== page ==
Help with Heaviside equations

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  • #1
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Homework Statement



g(x) = [ x^2 + 2 if x<=1 & x + 2 if x>1,

I am asked to find the left and right limits, and whether the g(x) is continuous or not.

Homework Equations





The Attempt at a Solution



When I draw the two equations, I get a hyperbola and a line of gradient 1. They both share the same point(1), so I would say that the limit on the left and right is both 3? Now here is where it confuses me. All the answers given, have no relevance to my opinion.
 

Answers and Replies

  • #2
lanedance
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i think you mean parabola and a line of gradient 1, and yes as they both tend to the same point, the function is conitnuous
 
  • #3
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Hi lanedance,

However, I am still unsure what the limits would be. I reckon that both left limit (x^2 + 2 if x<=1) and right limit( x + 2 if x>1), should be infinite.

Correct me if I am wrong.

Though, at x=1, the limit would be 3 right?
 
  • #4
lanedance
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i think you're confusing limits at infinity and the left & right limit as you approach x=1
 
  • #5
lanedance
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Though, at x=1, the limit would be 3 right?

yes as both the left and right limits exist and are the same
 
  • #6
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Also, i) the answers are that left limit is 1, and the right limit is 2, and that g(x) is continuous at x=1;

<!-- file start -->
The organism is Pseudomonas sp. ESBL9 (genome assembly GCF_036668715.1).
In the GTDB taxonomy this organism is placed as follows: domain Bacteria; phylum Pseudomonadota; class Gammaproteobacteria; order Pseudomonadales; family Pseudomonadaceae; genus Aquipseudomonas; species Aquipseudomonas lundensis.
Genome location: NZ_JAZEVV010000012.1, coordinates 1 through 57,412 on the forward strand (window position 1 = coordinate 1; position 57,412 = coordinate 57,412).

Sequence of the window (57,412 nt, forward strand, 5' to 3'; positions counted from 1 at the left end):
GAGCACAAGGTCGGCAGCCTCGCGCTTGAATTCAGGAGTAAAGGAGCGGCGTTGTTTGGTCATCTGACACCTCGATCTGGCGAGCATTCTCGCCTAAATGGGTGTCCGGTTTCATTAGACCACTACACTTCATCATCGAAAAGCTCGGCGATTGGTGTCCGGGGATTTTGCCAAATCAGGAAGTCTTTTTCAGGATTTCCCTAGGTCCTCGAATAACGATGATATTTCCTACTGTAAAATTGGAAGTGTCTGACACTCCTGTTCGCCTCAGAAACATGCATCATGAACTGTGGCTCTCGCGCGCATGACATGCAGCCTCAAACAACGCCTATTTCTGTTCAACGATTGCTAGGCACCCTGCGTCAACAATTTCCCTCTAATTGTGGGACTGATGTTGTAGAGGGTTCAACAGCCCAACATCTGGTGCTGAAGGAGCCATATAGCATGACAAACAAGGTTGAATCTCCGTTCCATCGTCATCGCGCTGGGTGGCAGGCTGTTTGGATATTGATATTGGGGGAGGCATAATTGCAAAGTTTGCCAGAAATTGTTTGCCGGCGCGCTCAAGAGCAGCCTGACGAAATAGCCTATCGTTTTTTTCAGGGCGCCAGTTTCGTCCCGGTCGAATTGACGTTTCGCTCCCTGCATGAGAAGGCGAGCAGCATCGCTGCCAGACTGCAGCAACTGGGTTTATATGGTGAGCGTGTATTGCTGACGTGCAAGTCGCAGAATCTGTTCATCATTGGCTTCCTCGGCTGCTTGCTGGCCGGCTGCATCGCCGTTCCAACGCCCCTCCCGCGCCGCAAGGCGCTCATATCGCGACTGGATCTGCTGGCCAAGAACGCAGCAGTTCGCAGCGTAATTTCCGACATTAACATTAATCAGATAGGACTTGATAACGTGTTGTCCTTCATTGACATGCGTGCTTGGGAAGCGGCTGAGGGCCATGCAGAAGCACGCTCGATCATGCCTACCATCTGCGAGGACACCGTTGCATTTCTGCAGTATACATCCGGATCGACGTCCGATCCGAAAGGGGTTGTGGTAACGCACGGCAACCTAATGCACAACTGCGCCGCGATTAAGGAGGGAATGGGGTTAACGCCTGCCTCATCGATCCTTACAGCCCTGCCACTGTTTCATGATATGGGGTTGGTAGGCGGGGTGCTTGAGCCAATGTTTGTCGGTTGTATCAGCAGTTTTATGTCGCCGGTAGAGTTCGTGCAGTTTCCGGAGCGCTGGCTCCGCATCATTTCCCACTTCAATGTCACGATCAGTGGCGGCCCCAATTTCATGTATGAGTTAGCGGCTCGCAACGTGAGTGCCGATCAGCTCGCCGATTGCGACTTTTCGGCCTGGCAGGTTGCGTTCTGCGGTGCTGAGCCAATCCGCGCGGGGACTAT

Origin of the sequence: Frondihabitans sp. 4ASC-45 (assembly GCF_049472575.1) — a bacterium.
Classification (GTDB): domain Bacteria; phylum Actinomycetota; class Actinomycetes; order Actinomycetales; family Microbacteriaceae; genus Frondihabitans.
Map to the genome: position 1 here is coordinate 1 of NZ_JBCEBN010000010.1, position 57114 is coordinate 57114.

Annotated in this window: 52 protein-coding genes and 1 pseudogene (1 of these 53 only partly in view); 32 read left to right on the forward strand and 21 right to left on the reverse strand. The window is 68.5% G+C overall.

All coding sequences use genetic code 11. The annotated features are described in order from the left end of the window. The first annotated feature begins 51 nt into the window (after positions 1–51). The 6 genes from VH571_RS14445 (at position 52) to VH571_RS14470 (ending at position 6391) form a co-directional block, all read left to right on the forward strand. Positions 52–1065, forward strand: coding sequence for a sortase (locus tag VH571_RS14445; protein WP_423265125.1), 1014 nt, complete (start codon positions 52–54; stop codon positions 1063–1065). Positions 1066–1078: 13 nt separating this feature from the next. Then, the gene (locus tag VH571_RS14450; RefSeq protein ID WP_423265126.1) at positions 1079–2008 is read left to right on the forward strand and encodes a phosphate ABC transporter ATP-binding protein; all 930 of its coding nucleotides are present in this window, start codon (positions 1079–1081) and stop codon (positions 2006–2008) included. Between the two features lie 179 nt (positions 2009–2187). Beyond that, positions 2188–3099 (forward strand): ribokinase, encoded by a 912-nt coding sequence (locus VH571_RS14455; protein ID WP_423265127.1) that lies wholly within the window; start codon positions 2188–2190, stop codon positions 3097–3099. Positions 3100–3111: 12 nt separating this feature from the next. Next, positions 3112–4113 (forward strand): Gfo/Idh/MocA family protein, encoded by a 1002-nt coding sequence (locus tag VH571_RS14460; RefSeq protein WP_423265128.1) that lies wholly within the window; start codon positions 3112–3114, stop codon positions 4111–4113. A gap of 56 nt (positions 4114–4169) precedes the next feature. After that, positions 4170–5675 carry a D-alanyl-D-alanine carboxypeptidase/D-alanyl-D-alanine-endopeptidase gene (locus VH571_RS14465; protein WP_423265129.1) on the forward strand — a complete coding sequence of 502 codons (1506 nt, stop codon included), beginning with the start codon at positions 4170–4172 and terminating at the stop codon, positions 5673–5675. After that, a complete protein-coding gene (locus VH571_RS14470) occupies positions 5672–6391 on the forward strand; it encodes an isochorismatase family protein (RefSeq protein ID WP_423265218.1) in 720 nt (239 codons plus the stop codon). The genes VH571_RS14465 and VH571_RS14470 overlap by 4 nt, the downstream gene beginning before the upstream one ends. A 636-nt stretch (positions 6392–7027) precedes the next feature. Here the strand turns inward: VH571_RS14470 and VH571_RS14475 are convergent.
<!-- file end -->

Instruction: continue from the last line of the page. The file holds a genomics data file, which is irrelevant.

ii) that left limit is 2, and the right limit is 1, and that g(x) is not differentiable at x=1;
iii) that left limit is 1, and the right limit is 2, and that g(x) is not differentiable at x=1;
iv) that left limit is 1, and the right limit is 3, and that g(x) is not continuous at x=1;
v) none of the above

As i said before, i think that the limit for both of the functions would be at x=1, y=3, however, none of them give me that answer. Since you mentioned that the g(x) is continuous, i am assuming that the answer would be i).

Also, aren't both sides (left and right) meant to be continuous for g(x) to be continuous?
Left function includes 1, but right doesn't.

I am so confused....
 
  • #7
lanedance
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sorry, aritmetic mistake
g(x) = [ x^2 + 2 if x<=1 & x + 2 if x>1]

clearly g(1) = 2 be defin

let x = 1-e, the left limit is as e>0 tends to 0
g(1-e) = (1+e)^2+2 = 3+e+e^2 --> 3, as e-->0

as x = 1+e, the right limit is as e>0 tends to 0
g(1+e) = 2+ (1+e) = 3 + e --> 3, as e-->0

so left limit is 3, right limit is 3, and that g(x) is continuous at x=1;
 
  • #8
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Thanks a lot!
 
  • #9
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I have also got the same answer after researching on the internet for a while.

Ta
 

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